Child care proceedings rise from 13 to 52 in four years, figures show
NEW figures have confirmed that Torbay has seen one of the highest rises in care proceedings since the Baby P case.
The statistics published by court support service CAFCASS show that Torbay's figures have risen faster than neighbouring areas.
In 2007/8 there were 13 care applications, compared with 52 in 2011/12.
This represents a care application of 20.5 per 10,000 children in the Torbay area, as opposed to 8.1 court applications per 10,000 children in the Devon Social Services area.
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There are only four other local authority areas out of 110 surveyed that have a higher figure than 20.5 children every 10,000, and these are the City of London, South Tyneside, Stockton-on-Tees and Blackpool.
In the area covered by Devon children's social services, 54 cases in 2007/08 rose to 71 in 2010/11 and 116 in 2011/12.
Mark Williams, a childcare solicitor with Tozers LLP in Newton Abbot, who has witnessed first hand the increase of care applications, said: "It is interesting to note that seaside towns are attracting some of the highest amount of care applications, with Brighton and Hove (20.4) and Blackpool (20.9) having virtually the same numbers of care applications per 10,000 children as Torbay.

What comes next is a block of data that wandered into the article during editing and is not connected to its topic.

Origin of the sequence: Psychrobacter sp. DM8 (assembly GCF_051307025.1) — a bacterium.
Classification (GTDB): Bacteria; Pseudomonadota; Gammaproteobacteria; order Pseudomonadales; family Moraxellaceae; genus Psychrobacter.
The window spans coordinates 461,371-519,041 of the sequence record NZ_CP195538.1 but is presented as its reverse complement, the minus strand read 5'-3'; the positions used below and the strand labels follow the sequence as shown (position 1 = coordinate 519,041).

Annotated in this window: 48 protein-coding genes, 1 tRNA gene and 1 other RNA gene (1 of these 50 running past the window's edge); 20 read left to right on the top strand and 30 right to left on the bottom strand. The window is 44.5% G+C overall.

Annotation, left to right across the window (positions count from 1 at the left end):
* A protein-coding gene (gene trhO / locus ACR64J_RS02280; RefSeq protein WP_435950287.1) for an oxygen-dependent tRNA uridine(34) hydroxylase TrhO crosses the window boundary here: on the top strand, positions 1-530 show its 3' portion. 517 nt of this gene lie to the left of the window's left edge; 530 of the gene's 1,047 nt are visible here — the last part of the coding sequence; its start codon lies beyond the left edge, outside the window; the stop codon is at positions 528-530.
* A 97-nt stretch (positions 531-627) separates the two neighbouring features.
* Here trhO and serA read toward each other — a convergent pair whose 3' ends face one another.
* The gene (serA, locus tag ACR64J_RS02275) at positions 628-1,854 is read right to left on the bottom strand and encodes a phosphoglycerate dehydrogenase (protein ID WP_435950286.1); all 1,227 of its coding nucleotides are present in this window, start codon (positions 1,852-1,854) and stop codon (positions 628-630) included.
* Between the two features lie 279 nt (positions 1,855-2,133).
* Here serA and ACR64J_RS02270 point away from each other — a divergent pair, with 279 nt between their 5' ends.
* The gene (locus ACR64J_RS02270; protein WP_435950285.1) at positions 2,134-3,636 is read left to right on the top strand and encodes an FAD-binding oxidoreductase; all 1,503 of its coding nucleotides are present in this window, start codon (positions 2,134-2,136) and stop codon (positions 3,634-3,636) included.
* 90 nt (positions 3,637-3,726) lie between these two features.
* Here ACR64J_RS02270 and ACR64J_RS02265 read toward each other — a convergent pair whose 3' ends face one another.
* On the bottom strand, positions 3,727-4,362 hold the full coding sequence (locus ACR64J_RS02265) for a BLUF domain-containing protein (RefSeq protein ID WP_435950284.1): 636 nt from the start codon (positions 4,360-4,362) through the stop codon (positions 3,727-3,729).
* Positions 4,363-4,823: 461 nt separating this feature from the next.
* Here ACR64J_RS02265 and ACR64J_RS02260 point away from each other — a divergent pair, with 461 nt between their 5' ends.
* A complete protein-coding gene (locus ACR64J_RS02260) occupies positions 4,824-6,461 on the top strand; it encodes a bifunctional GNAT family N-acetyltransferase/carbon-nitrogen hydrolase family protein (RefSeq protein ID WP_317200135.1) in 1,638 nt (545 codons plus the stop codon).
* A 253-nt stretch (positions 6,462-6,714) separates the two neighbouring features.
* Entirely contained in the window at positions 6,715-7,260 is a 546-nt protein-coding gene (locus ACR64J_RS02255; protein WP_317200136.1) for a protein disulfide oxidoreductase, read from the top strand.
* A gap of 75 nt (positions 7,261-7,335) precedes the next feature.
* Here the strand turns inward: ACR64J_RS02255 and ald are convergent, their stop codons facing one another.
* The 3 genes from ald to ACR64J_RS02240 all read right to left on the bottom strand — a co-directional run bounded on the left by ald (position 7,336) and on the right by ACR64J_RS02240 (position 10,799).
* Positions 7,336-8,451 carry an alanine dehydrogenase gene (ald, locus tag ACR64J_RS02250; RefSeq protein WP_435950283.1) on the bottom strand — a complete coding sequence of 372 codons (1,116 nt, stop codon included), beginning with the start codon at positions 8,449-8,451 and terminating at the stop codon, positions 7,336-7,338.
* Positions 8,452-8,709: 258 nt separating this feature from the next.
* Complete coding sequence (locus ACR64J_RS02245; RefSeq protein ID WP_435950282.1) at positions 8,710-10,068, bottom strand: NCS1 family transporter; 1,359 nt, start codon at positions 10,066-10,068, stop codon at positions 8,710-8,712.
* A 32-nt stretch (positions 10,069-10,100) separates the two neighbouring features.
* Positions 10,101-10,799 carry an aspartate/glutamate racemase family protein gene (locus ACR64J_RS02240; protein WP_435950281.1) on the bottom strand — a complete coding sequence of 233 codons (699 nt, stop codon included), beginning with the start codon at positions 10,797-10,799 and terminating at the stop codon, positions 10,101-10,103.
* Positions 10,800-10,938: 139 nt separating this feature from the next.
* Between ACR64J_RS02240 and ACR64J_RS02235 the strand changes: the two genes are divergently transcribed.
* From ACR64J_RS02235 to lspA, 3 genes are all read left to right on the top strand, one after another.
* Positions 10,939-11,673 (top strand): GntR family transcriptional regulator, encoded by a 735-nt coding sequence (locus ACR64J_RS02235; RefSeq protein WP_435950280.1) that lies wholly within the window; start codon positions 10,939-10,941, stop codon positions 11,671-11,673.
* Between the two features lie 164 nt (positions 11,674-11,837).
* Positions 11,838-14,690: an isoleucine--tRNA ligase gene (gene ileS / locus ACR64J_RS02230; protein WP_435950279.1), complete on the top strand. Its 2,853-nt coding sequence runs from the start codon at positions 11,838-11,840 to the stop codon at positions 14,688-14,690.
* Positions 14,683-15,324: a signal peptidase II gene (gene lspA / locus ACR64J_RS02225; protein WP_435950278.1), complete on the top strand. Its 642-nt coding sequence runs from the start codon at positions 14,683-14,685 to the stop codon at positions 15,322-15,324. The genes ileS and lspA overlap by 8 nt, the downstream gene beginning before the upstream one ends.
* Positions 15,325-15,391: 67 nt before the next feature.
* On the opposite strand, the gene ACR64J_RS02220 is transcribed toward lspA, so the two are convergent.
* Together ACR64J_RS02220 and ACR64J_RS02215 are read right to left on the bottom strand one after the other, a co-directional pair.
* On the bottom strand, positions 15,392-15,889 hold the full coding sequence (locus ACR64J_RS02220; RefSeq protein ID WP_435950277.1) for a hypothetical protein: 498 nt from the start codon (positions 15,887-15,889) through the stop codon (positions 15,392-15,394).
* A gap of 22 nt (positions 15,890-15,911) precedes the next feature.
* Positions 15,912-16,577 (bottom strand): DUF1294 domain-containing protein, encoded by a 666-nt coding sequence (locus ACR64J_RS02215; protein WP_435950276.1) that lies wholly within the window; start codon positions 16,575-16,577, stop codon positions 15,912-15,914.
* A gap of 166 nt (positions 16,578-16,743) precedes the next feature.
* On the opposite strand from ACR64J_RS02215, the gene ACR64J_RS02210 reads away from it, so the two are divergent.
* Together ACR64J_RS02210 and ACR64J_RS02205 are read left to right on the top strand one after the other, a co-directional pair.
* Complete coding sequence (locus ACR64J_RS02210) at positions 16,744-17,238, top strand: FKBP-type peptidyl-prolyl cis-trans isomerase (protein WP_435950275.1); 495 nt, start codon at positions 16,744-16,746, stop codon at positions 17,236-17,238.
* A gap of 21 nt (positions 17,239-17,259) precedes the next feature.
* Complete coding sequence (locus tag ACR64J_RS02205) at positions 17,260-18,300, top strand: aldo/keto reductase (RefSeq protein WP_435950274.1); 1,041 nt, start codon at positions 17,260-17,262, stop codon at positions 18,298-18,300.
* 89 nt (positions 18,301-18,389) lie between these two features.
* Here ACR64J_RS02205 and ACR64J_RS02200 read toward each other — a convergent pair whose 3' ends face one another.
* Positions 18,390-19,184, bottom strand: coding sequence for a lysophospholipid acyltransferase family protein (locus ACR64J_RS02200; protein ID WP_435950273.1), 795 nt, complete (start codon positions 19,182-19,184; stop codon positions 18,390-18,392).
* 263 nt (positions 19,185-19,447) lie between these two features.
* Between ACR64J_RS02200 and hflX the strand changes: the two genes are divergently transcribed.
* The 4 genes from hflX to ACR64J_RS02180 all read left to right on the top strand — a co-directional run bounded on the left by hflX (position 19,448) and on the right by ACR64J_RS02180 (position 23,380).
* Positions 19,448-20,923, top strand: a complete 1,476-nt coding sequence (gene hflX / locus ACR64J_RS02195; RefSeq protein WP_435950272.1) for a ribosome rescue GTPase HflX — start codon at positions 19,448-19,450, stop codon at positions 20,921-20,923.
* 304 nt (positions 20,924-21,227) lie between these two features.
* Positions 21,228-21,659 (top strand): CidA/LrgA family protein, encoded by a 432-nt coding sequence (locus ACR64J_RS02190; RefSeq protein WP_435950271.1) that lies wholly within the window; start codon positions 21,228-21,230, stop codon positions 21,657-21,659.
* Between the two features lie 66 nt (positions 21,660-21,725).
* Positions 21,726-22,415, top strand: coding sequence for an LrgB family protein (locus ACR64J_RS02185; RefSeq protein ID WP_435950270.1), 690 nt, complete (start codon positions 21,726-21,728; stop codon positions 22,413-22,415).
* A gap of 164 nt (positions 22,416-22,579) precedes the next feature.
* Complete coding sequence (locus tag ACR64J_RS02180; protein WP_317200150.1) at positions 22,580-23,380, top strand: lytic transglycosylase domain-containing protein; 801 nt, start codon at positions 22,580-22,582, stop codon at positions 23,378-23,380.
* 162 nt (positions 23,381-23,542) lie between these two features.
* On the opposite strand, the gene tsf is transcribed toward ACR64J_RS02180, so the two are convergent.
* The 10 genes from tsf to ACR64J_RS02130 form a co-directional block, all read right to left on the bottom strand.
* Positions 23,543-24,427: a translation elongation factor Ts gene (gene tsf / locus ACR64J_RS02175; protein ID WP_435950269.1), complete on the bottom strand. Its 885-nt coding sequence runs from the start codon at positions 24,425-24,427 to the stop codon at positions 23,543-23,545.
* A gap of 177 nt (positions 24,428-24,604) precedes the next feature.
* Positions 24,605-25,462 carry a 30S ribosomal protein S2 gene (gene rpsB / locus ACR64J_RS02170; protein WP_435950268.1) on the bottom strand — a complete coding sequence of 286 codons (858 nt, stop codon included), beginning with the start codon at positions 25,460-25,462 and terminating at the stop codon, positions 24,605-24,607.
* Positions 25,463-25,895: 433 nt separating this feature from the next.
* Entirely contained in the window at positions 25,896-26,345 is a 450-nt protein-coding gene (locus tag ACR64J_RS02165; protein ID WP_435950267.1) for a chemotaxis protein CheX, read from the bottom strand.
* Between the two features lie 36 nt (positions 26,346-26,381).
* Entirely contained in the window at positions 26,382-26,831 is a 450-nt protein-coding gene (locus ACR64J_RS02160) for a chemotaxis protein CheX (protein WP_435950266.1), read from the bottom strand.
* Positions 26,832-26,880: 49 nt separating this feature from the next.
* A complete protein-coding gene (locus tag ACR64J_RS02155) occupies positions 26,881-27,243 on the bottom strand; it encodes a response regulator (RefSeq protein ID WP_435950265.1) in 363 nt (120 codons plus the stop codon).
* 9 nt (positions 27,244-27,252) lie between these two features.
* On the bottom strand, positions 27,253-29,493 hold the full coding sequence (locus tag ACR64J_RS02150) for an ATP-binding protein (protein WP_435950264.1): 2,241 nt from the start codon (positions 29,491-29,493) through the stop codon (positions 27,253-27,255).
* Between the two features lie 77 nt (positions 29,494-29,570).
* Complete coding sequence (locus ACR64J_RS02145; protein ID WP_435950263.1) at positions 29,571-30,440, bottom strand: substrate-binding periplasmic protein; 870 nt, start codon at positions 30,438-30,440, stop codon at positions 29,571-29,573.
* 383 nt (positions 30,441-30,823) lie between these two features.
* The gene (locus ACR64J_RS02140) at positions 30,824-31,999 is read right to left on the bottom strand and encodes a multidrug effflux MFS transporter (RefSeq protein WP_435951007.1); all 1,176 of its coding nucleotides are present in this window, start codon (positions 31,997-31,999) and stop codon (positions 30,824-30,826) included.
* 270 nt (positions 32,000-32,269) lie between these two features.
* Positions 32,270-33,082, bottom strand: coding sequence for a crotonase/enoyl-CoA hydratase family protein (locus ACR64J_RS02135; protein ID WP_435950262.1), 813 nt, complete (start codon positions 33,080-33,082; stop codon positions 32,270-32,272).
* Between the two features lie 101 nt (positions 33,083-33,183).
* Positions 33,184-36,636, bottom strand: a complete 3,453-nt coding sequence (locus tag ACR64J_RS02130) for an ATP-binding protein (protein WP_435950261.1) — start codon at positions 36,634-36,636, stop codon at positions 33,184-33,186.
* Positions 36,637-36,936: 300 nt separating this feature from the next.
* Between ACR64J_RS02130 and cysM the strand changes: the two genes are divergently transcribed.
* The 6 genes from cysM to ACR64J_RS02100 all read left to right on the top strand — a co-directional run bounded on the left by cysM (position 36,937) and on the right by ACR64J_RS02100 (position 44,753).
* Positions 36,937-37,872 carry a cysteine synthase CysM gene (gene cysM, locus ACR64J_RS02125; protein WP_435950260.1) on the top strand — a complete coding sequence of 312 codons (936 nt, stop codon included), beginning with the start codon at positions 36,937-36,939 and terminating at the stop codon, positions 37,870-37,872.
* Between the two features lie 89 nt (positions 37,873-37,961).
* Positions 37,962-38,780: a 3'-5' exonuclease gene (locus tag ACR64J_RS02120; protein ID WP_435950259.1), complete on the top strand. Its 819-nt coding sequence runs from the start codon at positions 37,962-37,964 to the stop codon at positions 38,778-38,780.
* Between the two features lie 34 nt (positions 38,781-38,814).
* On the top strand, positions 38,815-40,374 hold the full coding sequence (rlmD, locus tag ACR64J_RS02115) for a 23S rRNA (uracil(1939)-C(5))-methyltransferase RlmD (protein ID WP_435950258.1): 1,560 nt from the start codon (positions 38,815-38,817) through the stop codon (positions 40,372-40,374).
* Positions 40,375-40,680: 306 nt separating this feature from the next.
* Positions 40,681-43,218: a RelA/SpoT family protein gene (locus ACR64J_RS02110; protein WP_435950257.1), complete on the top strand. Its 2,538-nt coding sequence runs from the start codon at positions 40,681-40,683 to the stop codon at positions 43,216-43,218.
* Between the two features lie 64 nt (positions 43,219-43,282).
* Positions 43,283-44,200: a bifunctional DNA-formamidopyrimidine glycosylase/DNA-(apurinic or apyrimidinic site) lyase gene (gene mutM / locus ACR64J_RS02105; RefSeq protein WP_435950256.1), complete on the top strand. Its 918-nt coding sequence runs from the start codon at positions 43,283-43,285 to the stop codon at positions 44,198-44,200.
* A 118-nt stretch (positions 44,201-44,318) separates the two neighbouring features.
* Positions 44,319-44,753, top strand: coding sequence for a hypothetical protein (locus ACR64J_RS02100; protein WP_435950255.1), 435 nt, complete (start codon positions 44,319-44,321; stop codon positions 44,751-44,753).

"It is vital that parents whose children are subject to a care application seek early advice from specialist solicitors."
A Torbay Council spokesman said: "Torbay has a high number of areas of deprivation and this is one reason why we have so many care applications.
"However, the council is working closely with its partners to reduce the number of children being taken into care whilst continuing to safeguard their welfare, as part of its extensive children's partnership improvement plan.
"Measures include reforming how referrals for vulnerable children, young people and their families are received and responded to by all frontline practitioners and the introduction of the intensive family support service.
"This service offers co-ordinated, targeted, early support to prevent family problems from reaching crisis point and will prevent some children from being taken into care."